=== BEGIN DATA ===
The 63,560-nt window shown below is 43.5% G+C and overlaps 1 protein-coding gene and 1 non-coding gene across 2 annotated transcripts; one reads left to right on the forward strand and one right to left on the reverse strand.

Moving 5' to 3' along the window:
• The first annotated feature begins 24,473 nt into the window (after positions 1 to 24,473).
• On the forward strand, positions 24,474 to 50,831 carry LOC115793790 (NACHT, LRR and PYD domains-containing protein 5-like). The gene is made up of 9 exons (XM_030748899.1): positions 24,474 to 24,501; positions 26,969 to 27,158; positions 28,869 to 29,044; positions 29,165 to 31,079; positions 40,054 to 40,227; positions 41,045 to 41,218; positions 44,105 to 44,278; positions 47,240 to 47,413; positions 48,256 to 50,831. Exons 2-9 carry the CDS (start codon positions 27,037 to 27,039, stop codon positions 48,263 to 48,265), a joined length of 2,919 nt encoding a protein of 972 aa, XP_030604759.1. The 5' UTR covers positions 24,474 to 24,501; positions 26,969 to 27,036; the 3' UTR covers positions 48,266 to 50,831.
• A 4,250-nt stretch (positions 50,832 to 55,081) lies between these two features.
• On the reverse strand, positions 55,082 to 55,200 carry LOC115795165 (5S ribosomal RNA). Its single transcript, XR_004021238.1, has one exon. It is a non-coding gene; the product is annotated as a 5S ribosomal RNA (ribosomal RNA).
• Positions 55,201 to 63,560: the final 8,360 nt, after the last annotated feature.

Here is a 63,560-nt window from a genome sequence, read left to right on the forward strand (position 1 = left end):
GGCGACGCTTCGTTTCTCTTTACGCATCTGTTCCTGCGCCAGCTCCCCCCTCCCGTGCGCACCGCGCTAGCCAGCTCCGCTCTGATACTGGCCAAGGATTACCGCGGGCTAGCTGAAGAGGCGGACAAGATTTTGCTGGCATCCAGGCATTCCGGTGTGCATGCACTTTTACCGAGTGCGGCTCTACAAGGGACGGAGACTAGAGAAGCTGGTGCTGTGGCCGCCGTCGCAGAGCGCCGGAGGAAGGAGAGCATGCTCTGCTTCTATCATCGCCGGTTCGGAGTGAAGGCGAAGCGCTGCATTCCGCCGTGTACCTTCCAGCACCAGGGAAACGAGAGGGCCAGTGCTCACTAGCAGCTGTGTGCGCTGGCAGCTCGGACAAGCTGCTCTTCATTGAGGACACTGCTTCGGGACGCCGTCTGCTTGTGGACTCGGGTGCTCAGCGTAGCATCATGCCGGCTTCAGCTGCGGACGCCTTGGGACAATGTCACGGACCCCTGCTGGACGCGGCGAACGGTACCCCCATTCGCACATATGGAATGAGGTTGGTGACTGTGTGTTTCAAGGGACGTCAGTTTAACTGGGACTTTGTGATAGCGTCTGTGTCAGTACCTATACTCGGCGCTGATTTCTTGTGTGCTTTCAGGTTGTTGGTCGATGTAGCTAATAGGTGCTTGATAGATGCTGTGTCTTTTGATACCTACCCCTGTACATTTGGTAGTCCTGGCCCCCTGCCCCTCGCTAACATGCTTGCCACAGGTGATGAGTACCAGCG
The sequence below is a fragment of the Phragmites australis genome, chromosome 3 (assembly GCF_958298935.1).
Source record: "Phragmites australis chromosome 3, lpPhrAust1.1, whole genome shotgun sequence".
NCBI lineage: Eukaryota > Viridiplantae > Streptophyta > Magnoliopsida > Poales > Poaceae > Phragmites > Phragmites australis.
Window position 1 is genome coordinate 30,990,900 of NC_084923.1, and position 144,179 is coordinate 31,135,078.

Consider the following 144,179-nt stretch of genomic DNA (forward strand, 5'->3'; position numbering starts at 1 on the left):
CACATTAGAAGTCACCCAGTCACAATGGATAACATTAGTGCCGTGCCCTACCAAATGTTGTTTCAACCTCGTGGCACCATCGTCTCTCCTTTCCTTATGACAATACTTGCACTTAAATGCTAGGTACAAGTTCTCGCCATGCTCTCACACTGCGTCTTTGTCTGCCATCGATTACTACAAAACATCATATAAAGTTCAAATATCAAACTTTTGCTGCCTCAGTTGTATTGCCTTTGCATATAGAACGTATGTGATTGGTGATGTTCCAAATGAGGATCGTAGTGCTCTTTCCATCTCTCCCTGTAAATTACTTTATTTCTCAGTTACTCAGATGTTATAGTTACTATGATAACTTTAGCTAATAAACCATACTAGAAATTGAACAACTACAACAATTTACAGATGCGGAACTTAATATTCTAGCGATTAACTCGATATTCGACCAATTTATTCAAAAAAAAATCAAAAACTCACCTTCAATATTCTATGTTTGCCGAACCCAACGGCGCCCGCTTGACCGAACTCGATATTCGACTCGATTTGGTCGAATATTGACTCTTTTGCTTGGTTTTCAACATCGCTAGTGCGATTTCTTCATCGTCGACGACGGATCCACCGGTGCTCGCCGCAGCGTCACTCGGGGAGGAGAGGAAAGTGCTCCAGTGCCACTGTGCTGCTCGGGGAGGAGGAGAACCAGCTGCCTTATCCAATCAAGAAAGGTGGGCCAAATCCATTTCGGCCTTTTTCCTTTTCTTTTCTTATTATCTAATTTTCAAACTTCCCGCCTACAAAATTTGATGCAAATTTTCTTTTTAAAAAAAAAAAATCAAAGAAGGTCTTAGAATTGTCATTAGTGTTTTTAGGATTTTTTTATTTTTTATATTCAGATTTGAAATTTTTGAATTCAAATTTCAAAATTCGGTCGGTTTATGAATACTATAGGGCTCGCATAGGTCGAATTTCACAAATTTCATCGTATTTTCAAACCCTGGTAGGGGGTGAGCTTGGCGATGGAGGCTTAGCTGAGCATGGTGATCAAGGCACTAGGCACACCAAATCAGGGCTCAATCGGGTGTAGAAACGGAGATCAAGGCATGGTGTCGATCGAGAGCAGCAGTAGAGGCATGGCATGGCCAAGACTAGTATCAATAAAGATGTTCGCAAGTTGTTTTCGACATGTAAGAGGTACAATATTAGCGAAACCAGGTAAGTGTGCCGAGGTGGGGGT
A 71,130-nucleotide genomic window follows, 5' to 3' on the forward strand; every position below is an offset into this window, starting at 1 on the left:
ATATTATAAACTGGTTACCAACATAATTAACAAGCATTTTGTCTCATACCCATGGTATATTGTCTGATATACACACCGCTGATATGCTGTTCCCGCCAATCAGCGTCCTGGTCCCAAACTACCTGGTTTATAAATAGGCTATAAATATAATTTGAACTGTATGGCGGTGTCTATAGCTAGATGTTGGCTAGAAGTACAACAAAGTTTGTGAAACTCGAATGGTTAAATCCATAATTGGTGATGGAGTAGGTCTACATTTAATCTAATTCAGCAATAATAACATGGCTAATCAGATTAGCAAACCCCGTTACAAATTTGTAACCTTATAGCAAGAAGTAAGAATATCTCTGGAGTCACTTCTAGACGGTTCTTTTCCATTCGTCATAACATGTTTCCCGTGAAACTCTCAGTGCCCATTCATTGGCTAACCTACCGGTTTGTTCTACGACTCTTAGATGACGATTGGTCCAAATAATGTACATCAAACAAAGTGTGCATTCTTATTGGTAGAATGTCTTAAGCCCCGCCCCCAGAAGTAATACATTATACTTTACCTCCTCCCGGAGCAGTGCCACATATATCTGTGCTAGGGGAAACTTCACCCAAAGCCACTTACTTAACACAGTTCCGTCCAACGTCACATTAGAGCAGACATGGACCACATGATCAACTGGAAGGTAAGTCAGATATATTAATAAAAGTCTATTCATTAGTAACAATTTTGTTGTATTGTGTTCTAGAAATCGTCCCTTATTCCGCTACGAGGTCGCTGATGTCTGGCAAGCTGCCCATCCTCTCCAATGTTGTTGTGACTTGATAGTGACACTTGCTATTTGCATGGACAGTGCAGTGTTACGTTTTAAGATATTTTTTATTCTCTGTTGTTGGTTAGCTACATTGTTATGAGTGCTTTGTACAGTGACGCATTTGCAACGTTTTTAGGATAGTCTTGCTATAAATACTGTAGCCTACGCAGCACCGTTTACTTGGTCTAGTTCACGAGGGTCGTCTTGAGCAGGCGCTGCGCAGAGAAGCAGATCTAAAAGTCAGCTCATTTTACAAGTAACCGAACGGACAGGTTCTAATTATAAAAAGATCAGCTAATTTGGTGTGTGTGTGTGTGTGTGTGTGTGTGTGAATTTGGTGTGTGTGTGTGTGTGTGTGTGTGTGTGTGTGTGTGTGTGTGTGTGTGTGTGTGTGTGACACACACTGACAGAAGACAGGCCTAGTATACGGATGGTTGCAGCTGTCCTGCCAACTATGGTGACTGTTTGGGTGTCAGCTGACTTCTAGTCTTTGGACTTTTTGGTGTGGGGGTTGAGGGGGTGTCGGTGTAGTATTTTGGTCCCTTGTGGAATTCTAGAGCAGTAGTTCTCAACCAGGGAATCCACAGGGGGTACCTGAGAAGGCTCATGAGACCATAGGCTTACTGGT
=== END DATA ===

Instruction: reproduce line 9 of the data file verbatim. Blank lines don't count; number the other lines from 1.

GGCGACGCTTCGTTTCTCTTTACGCATCTGTTCCTGCGCCAGCTCCCCCCTCCCGTGCGCACCGCGCTAGCCAGCTCCGCTCTGATACTGGCCAAGGATTACCGCGGGCTAGCTGAAGAGGCGGACAAGATTTTGCTGGCATCCAGGCATTCCGGTGTGCATGCACTTTTACCGAGTGCGGCTCTACAAGGGACGGAGACTAGAGAAGCTGGTGCTGTGGCCGCCGTCGCAGAGCGCCGGAGGAAGGAGAGCATGCTCTGCTTCTATCATCGCCGGTTCGGAGTGAAGGCGAAGCGCTGCATTCCGCCGTGTACCTTCCAGCACCAGGGAAACGAGAGGGCCAGTGCTCACTAGCAGCTGTGTGCGCTGGCAGCTCGGACAAGCTGCTCTTCATTGAGGACACTGCTTCGGGACGCCGTCTGCTTGTGGACTCGGGTGCTCAGCGTAGCATCATGCCGGCTTCAGCTGCGGACGCCTTGGGACAATGTCACGGACCCCTGCTGGACGCGGCGAACGGTACCCCCATTCGCACATATGGAATGAGGTTGGTGACTGTGTGTTTCAAGGGACGTCAGTTTAACTGGGACTTTGTGATAGCGTCTGTGTCAGTACCTATACTCGGCGCTGATTTCTTGTGTGCTTTCAGGTTGTTGGTCGATGTAGCTAATAGGTGCTTGATAGATGCTGTGTCTTTTGATACCTACCCCTGTACATTTGGTAGTCCTGGCCCCCTGCCCCTCGCTAACATGCTTGCCACAGGTGATGAGTACCAGCG